Recently I started drawing in an attempt to see what is in my head. This sounds worse than it is. I really just wanted to get a visual picture of the characters I was writing about in my novel. Of course, as with a lot of things, spending time drawing not only had direct familial impact, but it also opened up a whole new field of ignorance for me to plow.
I began by drawing portraits. With enough time, erasing, and re-drawing, I produced recognizable head-shots of the characters in my book. Or maybe it worked the other way around: I produced pictures of people who then became the characters. Either way, I was satisfied with the results, and even managed to put the colored pencils aside while I cleaned house, cooked well-balanced meals, and helped my children do their homework and wash their hair. Okay, so I still probably wouldn’t win the mother-of-the-year award, but at least we weren’t digging through the dirty laundry basket to find a pair of socks to wear, or eating eggs for dinner three times a week.
But then I showed my drawings to someone at work.
“I didn’t know you were an artist. These are wonderful!”
An artist. Like my mother. And with those words, my world expanded.
That night I noticed the tendons in my husband’s neck, the lines, the angles. He caught me studying him as he sat on the couch watching a show about the Revolutionary War on the History Channel.
“What are you doing?”
“Just looking at your neck.”
“Because it’s different than mine.” I perched on the edge of the couch and ran a finger over the lump of his Adam’s apple, trying to memorize what it would feel like to produce that line. Greg sat patiently while I probed the hollow at the base of his throat and ran two fingers along the solid ridge of his collarbone. Then he chuckled and I looked up.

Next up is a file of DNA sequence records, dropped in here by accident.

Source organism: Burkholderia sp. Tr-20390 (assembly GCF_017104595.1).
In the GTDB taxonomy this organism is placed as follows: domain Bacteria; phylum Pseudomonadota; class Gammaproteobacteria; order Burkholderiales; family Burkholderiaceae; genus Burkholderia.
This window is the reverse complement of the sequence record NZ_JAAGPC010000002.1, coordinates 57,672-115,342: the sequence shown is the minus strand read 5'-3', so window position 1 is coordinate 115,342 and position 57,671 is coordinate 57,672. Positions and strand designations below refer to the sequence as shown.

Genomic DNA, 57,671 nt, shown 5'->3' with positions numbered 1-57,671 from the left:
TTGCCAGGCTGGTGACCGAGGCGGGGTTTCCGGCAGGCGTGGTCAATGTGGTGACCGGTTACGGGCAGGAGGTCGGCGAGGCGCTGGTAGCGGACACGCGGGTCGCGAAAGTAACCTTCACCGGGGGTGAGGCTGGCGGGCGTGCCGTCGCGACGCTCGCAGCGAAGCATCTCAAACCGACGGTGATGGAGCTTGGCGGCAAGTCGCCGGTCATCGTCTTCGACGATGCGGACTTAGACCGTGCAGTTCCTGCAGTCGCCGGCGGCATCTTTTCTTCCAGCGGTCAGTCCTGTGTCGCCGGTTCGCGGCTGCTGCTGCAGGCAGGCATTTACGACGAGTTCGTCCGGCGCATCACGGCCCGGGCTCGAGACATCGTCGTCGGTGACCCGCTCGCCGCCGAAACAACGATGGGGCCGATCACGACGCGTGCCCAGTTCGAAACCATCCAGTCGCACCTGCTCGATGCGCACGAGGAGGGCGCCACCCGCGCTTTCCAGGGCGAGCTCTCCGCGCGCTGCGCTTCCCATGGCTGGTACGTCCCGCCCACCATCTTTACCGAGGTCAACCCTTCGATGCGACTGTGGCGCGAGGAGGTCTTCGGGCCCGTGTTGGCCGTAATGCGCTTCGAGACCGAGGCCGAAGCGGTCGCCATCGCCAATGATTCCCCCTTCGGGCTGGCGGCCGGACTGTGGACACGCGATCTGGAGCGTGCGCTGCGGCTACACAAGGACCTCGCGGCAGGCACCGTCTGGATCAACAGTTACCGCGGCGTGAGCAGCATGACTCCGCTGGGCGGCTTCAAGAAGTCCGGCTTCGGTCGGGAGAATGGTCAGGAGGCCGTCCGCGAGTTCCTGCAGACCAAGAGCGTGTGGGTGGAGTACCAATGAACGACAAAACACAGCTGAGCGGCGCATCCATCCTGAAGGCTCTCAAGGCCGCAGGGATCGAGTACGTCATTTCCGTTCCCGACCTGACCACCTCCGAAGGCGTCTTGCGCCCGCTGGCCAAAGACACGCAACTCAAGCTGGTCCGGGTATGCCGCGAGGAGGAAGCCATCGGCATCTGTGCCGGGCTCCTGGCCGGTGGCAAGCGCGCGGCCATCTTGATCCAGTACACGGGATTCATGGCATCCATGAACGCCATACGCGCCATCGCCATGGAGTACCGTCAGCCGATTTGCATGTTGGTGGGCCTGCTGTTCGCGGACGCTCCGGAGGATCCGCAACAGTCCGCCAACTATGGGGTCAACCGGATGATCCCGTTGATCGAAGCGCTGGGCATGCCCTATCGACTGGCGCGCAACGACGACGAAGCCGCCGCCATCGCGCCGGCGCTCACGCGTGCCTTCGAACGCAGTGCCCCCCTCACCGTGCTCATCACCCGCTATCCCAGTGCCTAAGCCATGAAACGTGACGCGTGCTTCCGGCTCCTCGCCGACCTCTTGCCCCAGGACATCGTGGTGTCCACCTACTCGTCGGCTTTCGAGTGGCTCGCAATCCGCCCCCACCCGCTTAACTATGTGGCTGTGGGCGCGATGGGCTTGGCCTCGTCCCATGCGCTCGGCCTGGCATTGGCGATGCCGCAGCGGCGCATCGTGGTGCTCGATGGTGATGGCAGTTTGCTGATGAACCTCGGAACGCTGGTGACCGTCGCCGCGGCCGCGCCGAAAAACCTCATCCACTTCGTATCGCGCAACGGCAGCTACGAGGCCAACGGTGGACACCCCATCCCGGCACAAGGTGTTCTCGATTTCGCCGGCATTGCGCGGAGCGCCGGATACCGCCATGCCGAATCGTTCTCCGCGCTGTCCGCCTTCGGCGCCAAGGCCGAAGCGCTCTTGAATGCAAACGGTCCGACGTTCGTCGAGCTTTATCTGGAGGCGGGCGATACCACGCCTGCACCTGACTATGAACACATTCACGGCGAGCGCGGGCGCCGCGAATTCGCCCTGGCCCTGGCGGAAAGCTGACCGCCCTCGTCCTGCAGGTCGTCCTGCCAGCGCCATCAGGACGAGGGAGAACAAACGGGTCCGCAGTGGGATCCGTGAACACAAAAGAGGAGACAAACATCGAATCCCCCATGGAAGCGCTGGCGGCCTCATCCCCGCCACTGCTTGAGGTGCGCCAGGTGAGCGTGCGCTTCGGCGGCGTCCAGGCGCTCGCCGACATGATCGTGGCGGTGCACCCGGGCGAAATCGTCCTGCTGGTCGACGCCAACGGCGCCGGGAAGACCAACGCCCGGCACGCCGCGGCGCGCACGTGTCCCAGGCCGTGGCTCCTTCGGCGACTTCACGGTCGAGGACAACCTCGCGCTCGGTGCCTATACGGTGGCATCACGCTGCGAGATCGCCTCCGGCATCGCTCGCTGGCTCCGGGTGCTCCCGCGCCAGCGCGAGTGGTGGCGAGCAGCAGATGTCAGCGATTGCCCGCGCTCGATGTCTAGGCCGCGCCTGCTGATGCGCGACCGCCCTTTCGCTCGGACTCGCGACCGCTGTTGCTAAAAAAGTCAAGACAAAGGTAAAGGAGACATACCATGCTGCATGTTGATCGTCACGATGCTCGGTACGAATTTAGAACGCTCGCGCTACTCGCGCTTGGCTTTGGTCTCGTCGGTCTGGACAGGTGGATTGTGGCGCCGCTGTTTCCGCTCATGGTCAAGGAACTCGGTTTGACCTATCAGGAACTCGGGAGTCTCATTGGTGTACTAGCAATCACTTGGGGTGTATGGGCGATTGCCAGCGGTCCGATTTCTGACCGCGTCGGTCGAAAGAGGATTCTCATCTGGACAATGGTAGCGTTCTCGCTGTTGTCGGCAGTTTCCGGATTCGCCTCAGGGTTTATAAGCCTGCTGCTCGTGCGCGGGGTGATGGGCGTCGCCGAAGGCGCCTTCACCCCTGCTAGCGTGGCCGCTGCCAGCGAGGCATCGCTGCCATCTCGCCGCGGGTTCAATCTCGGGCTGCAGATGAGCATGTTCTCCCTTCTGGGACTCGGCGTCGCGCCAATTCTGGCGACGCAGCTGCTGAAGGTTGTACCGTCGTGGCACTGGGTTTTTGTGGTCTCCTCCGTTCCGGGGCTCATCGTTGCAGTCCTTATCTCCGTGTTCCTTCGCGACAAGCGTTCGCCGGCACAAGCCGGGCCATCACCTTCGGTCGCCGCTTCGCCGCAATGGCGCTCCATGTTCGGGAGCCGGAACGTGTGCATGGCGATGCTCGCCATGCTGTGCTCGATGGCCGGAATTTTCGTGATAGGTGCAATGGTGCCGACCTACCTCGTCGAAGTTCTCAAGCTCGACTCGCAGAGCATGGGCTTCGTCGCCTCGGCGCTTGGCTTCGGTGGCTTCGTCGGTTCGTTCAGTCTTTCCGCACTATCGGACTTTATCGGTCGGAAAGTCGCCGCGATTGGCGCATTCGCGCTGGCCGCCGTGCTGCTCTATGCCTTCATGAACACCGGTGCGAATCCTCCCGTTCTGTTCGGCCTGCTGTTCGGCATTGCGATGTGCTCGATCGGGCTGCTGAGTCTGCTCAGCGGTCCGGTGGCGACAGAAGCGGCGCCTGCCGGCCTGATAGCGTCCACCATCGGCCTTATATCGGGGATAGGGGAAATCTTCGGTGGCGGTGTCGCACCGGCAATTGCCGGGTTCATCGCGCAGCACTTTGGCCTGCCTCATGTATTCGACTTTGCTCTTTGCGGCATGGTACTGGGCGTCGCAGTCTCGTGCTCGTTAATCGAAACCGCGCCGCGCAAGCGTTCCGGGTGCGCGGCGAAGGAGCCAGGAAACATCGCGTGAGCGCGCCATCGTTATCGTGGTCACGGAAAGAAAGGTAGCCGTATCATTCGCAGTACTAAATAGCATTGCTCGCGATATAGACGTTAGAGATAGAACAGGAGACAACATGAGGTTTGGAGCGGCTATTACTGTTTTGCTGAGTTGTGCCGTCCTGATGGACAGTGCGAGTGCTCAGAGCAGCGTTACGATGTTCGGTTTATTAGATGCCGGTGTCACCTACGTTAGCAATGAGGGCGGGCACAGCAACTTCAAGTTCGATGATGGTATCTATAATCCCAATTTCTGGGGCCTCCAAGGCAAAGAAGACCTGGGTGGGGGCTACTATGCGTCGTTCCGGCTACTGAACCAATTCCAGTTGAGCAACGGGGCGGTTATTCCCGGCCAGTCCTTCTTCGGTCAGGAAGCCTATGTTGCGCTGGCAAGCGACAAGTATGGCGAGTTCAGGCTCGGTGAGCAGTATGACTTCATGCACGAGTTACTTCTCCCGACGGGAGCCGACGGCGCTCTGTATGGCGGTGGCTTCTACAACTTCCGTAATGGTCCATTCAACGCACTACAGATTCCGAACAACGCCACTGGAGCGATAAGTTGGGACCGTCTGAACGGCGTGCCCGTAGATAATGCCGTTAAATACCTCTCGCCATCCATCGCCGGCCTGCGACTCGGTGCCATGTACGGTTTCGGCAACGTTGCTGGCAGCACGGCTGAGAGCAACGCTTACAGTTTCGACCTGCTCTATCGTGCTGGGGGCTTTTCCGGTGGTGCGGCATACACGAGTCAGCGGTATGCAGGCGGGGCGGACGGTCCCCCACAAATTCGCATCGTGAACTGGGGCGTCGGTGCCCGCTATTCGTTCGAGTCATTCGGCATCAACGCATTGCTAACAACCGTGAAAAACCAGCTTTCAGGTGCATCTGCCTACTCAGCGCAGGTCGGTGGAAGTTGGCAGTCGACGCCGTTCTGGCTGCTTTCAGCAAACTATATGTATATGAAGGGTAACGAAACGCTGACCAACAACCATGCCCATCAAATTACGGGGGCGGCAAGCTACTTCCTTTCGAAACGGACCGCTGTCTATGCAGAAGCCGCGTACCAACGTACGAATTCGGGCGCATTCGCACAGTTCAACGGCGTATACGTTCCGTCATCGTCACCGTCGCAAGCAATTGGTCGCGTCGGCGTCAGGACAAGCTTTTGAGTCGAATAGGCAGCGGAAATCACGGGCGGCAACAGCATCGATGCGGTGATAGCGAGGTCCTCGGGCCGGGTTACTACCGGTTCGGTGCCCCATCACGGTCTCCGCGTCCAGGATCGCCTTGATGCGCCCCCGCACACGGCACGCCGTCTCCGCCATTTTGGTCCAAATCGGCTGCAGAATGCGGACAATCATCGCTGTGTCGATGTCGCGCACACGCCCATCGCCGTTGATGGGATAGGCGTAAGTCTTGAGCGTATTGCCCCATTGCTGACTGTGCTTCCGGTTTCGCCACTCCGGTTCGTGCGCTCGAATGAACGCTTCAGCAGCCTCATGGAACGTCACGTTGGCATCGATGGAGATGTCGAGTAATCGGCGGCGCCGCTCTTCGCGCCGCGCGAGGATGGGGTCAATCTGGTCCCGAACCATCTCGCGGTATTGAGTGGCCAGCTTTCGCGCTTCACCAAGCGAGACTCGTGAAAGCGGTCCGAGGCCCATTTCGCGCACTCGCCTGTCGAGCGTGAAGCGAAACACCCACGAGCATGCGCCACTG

“It tickles,” he explained.
My husband wasn’t the only one I looked at differently. When students came in to the library to check out books, I noticed the slant of their nose, the way their eyes were shaped, or how their hair hung straight or looped and curled.
Then one morning when I sat down to write I started to see the scene as if in a graphic novel. Inspired, I began to draw, even pulling my eight-year-old away from her playing that evening to take pictures of me in different positions in order to see the line of an arm angled just so. Or maybe how the material stretched over a bent knee. I worked on that picture for hours while the household slipped ever more toward that special domestic hell called chaos.
Several days later, after three or four attempts to draw a sofa without a Salvador Dali-like distortion, I resorted to asking my husband for advice.
“I can’t get this couch to look right. See? It looks like it’s a foot wide and twenty miles long. And defying gravity.”
Greg studied my much-erased piece of paper.
“Something is wrong with your perspective.”
“I know that; I just don’t know how to fix it.” I tossed down my pencil. “My mom taught me about perspective, but I can’t remember what she said. I wish I could call her up and ask.”
As always when I mention missing my mother, Greg’s lips tightened a fraction while his eyes softened.
“I know.” After a second or two he added, “I wish I could help you, Hon, but it’s been years and I don’t remember much about it. Why don’t you buy some books? I know there are drawing books that deal with perspective.”